Friday, June 20, 2008

Was Rockwall DA's fall from grace a singular failing or part of a pattern?

The resignation sent from a jail cell by former 2001 Texas "Prosecutor of the Year," Rockwall County DA Ray Sumrow, ends another sad saga of corruption by an elected official and leads me to reflect on how many recent high-level law enforcement types we've seen get into trouble recently:
And those are just the highest profile examples that come immediately to mind; I may be missing some. Four other elected sheriffs in South Texas have gone to prison in recent years according to one news report.

There's no telling how far the commissary related corruption goes. Another Sheriff from Kleberg (Kingsville) awarded the company accused of bribing the Bexar Sheriff a contract during his final weeks in office then allegedly accepted a consulting contract with them when he was a private citizen.

And that's leaving aside a slew of corruption cases involving lower level officers. Among the most brazen: Four deputies in Tyler including the chief deputy over the low-risk portion of the jail were arrested this spring for allegedly using trustees to collect scrap metal and pocketing the profits. The special agent in charge of the FBI's El Paso bureau from 2001 to 2003 was indicted for corruption in 2006, but I can find no record of how that case came out.

This pattern brings to mind the opening lines to the old Buffalo Springfield tune, "There's something happening here. What it is ain't exactly clear." Perhaps the rate of high-level corruption and misconduct cropping up is routine and I've merely noticed it more because I'm tracking it on the blog. Perhaps it's because enforcement improved, so we're seeing more cases. Maybe the rash of incidents is purely anomalous? Or perhaps it portends some larger societal trend toward corruption that that's only barely beginning to become fully visible. Who can say? What do you think?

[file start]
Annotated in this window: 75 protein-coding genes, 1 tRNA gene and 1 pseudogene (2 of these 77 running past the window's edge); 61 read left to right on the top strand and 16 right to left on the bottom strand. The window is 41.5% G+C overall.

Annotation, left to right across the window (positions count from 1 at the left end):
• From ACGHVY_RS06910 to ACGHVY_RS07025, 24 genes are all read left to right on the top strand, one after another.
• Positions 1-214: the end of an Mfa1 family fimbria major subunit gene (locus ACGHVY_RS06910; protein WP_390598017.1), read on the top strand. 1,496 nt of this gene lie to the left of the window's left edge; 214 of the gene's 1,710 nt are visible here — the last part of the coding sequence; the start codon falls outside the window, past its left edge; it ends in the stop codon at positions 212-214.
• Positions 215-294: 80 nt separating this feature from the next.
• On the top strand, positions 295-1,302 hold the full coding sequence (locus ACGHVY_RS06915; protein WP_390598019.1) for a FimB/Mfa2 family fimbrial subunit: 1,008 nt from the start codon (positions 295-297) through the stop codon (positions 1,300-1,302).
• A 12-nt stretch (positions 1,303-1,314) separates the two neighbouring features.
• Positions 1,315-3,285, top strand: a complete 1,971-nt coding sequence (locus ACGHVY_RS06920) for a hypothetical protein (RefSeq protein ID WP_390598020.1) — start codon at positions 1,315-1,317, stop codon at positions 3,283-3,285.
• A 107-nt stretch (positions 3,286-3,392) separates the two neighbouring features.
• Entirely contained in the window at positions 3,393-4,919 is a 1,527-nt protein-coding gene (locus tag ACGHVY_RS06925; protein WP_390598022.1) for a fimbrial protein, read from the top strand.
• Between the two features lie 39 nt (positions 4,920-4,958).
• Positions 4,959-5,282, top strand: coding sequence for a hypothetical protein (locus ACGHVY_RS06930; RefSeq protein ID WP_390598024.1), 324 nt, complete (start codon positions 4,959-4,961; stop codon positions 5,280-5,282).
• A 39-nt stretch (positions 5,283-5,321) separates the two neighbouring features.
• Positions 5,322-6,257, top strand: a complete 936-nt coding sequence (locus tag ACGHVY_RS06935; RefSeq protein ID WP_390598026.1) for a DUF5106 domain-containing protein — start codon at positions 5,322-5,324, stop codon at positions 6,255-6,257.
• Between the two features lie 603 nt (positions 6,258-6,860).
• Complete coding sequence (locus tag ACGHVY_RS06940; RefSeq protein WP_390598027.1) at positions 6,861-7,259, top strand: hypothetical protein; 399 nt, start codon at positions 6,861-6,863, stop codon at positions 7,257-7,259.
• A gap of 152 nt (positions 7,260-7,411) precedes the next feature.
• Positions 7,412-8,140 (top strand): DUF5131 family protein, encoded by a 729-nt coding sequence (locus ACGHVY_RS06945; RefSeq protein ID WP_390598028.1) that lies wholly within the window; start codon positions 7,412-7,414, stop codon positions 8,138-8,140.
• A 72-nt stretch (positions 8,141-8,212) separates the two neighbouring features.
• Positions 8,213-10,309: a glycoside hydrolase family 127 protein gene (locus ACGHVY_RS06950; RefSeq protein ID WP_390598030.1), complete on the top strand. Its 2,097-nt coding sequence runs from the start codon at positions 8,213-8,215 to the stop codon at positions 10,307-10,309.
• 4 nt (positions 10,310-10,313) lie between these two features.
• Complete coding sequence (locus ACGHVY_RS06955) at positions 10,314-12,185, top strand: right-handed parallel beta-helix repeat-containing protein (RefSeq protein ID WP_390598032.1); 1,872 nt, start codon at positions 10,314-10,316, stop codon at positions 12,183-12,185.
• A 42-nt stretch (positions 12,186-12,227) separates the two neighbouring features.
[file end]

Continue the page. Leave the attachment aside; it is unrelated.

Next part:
Anonymous said...

And this surprises anyone --

Anonymous said...

Hmmm.......remind anyone of Mexico?

Anonymous said...

I have a bumper sticker on my office bulletin board that reads: "Power Corrupts - Isn't that what it's for." I'm not certain this is an outbreak of corrupt officials now as their is a history of this stuff in South Texas amongst law enforcement and other elected officials. Always been that way and will probably will continue since many places in South Texas (San Antone to the south)are little more than third world, politically.


Anonymous said...

It is impossible not to notice that this epidemic of law enforcement corruption took place during the Bush Administration, possibly the most corrupt administration in American history. So, it is not so much that it "portends some larger societal trend toward corruption that that's only barely beginning to become fully visible," as it is simply a manifestation of a trend started in 2001.

On the other hand (snark alert) the behavior of the Kleberg County Sheriff you mentioned is no more bribery or corruption than it is for a State Legislator to shepherd through the Lege a piece of legislation favorable to a particular company, individual, or industry, or to vote for the legislation, and then take a job with that favored constituent.

Anonymous said...